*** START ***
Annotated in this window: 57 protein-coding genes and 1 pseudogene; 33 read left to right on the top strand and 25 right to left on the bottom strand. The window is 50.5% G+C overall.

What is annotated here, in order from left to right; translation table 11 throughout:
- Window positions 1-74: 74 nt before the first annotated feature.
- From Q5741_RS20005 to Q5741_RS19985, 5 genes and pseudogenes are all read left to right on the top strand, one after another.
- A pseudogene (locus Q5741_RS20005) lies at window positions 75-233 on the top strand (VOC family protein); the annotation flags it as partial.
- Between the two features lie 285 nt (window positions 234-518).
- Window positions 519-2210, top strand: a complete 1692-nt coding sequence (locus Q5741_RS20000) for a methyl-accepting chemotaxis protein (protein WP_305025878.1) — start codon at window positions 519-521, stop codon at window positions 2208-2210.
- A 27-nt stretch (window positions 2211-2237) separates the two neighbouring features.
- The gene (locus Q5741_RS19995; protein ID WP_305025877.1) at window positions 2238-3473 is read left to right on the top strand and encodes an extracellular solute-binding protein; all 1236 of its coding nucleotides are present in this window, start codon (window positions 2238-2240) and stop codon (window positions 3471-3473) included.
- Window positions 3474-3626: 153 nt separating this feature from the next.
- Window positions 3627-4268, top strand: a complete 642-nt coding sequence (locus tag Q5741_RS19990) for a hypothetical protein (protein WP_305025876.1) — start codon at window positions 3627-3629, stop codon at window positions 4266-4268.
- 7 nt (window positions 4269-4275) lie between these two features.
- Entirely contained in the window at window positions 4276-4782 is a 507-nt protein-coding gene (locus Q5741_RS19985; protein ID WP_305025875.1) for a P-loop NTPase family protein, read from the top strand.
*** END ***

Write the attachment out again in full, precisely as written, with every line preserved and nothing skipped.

Annotated in this window: 57 protein-coding genes and 1 pseudogene; 33 read left to right on the top strand and 25 right to left on the bottom strand. The window is 50.5% G+C overall.

What is annotated here, in order from left to right; translation table 11 throughout:
- Window positions 1-74: 74 nt before the first annotated feature.
- From Q5741_RS20005 to Q5741_RS19985, 5 genes and pseudogenes are all read left to right on the top strand, one after another.
- A pseudogene (locus Q5741_RS20005) lies at window positions 75-233 on the top strand (VOC family protein); the annotation flags it as partial.
- Between the two features lie 285 nt (window positions 234-518).
- Window positions 519-2210, top strand: a complete 1692-nt coding sequence (locus Q5741_RS20000) for a methyl-accepting chemotaxis protein (protein WP_305025878.1) — start codon at window positions 519-521, stop codon at window positions 2208-2210.
- A 27-nt stretch (window positions 2211-2237) separates the two neighbouring features.
- The gene (locus Q5741_RS19995; protein ID WP_305025877.1) at window positions 2238-3473 is read left to right on the top strand and encodes an extracellular solute-binding protein; all 1236 of its coding nucleotides are present in this window, start codon (window positions 2238-2240) and stop codon (window positions 3471-3473) included.
- Window positions 3474-3626: 153 nt separating this feature from the next.
- Window positions 3627-4268, top strand: a complete 642-nt coding sequence (locus tag Q5741_RS19990) for a hypothetical protein (protein WP_305025876.1) — start codon at window positions 3627-3629, stop codon at window positions 4266-4268.
- 7 nt (window positions 4269-4275) lie between these two features.
- Entirely contained in the window at window positions 4276-4782 is a 507-nt protein-coding gene (locus Q5741_RS19985; protein ID WP_305025875.1) for a P-loop NTPase family protein, read from the top strand.